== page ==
serious health problems. When I see them I use a little
local anesthesia around the opening and then enlarge it with
a scalpel blade before gently squeezing the larva out because
the hole is often smaller than the larva and if you are too
forcefull you can squeeze the larva inside out, leaving the
cuticle to fester under the skin. It is unusual for me to
see more than one on a pet at one time, since most pets
are not the preferred hosts, but this little Yorkie had
10 of them. The owners squeezed most of them out themselves
(thus taking away all my fun) and fortunately all the larvae
came out intact for them. Cattle also have a cuterebra
species that affects them and the common name for the
condition is ‘Warbles’. The quick and dirty way to get
rid of the larvae in cattle is to place a soda bottle upside
down with the mouth over the opening and then quickly hit
the bottom of the bottle so that the larva shoots up into
it.
Anne

Hi Anne,
Getting such an informative letter would never be a hassle.
Thanks for your expert account of a Bot Fly Larvae infestation
and treatment recommendation. The typical hosts for North
American Bot Flies are rodents like rabbits and squirrels.
There is a Human Bot Fly found in Central America.

What's That Bug? does not endorse extermination

Squirrel insect
These grubs or insects showed up in my cabin along with a dead squirrel the cat brought in. Could be that its a coincidence or perhaps the cat brought them as an additional gift. The insects were not on the squirrel. Can you help me identify these so I can decide weather they a friend or foe.
Rick in Western Colorado

Hi Rick
Here is one sure to gross out our readership. These are Rodent Bot Fly Maggots, Cuterebra species. The Rodent Bot Fly is a mammalian endoparasite. According to a website we located: “The female flies will lay their eggs along rabbit trails and near rodent burrows. The first stage larvae will hatch and quickly attach to hair when a host brushes against the egg. The larvae then burrow into the skin and leave a breathing hole. ” Also on the website is the information: “Cuterebra is a normal bot fly of rodents and rabbits, but can also infect cats, dogs, and man. The adult fly looks like a bumblebee and is rarely seen. It may appear a shiny blue or black color. The third stage larva is dark brown to black with stout black spines. ” Your close-up photo shows the mouth hooks of the maggot, substantiated by this image on BugGuide. Bot Flies are also known as Warble Flies due to the lumps visible on the skin of the hapless host. There is also a Human Bot Fly, Dermatobia hominis, that is found in Central America.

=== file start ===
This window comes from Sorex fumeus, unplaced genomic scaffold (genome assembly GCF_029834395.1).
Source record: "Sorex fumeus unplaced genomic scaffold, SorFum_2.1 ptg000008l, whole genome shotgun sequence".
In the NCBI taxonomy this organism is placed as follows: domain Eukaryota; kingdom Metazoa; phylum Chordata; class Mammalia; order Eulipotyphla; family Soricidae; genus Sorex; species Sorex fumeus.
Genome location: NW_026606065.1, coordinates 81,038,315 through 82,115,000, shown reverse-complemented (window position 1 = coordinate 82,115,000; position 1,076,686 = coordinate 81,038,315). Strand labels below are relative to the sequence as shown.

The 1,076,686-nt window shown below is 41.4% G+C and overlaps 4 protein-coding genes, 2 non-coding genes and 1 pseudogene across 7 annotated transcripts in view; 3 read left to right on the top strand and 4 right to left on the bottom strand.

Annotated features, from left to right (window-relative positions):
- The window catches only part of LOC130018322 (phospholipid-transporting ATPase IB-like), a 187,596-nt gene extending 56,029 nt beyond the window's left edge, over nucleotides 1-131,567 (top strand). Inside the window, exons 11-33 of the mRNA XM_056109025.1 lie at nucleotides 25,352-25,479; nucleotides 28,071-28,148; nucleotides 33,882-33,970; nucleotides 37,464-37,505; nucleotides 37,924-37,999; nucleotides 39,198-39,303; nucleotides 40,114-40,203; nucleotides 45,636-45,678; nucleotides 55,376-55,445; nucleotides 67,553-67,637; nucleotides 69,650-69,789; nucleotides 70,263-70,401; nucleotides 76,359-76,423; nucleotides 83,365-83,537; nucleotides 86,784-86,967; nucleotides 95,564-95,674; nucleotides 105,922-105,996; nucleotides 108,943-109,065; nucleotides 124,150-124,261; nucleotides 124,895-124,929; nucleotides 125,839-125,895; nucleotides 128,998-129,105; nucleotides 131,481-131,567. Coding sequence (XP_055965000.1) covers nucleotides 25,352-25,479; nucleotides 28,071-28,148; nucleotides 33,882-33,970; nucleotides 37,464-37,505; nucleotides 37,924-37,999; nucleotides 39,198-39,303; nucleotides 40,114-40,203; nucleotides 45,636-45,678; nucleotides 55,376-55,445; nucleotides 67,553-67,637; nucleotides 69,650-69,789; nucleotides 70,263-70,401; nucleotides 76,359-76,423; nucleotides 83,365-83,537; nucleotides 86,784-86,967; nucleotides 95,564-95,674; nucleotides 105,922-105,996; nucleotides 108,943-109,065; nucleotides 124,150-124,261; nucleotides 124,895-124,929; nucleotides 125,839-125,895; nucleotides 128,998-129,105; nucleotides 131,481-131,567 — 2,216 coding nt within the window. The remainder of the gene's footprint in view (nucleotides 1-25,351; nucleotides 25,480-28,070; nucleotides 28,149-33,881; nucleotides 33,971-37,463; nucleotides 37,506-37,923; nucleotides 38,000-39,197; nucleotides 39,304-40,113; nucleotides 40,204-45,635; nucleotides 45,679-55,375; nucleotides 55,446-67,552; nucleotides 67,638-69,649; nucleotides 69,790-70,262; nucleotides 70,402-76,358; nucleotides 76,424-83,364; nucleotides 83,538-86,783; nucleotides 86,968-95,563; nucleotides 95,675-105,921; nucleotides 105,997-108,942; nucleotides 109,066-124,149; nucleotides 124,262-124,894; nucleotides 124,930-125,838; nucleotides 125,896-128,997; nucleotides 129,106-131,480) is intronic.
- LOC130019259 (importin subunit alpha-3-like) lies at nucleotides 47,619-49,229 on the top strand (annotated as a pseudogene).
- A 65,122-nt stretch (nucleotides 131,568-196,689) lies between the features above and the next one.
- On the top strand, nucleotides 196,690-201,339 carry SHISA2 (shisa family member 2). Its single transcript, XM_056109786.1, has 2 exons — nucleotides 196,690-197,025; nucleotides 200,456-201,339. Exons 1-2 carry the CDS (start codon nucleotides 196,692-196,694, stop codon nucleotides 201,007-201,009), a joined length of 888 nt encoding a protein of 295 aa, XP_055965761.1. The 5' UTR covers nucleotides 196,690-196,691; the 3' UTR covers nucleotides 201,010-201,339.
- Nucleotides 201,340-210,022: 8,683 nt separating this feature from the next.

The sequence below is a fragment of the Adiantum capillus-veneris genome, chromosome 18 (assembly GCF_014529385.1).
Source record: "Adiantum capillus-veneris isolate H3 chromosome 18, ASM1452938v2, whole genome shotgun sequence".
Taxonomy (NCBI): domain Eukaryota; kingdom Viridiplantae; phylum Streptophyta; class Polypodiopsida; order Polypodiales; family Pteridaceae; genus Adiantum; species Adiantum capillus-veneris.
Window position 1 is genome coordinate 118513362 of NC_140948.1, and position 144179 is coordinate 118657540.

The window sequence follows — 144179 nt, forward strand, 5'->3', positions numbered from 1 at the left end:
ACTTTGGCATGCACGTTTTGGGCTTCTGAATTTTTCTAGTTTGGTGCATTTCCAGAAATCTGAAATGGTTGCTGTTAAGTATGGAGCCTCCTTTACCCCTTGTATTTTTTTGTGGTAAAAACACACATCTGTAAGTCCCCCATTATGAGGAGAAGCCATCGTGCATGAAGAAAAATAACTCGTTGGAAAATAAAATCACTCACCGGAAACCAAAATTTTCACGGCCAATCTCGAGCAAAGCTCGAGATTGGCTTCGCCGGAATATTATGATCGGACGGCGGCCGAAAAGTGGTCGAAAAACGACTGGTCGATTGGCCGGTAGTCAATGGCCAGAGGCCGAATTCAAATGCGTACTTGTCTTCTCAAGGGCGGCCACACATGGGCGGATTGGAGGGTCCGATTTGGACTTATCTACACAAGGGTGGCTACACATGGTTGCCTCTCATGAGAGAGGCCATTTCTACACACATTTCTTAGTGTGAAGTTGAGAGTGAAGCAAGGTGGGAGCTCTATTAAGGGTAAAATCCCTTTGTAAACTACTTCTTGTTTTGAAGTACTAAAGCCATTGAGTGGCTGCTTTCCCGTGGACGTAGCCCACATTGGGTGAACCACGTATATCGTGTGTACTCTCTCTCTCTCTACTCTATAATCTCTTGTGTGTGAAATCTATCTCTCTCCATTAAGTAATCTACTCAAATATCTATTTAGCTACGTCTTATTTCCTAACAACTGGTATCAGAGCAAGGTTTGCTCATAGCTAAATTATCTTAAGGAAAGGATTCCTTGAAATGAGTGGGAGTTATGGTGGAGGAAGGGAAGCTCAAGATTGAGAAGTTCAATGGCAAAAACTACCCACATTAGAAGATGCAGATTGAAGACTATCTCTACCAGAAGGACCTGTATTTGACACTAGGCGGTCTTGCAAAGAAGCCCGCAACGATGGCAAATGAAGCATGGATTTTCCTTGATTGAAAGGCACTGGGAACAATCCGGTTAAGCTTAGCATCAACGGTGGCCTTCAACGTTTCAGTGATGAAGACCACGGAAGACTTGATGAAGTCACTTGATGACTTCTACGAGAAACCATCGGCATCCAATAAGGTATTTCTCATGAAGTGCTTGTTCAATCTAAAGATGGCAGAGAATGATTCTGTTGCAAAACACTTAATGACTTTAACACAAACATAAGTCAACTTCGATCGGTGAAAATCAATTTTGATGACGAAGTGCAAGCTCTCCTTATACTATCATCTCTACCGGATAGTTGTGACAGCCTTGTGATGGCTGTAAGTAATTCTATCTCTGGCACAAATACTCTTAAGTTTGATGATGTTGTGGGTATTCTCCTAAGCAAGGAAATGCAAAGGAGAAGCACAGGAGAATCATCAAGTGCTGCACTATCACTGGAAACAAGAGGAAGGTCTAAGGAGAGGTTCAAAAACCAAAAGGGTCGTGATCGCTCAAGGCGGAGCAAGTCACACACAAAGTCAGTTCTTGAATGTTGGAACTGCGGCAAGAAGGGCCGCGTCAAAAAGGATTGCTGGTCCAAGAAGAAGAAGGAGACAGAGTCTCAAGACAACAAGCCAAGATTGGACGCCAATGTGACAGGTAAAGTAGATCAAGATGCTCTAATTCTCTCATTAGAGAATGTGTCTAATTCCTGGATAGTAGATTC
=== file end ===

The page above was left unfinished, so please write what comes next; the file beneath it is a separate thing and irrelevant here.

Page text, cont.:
Wolves on Rabbits
(08/15/2007)
Daniel…
After just reading your description of the bot fly larvae, I’m wondering…at certain times of the year (usually late summer, early fall) when my father would go rabbit hunting, (we actually depended on them for food in the ’50’s), they would sometimes get rabbits with what they then called ‘wolves’ in their necks and we were not allowed to use them for a food source. Could it be that I’ve learned after all these years that these were actually bot fly larvae? I large lump would most times be visible. Does this actually damage the meat for human consumption? Thanks for taking the time to read my query and if you have time to answer, that would be great, but if you don’t, I understand…. Sincerely,
Pat, Hawk Point

Hi Pat,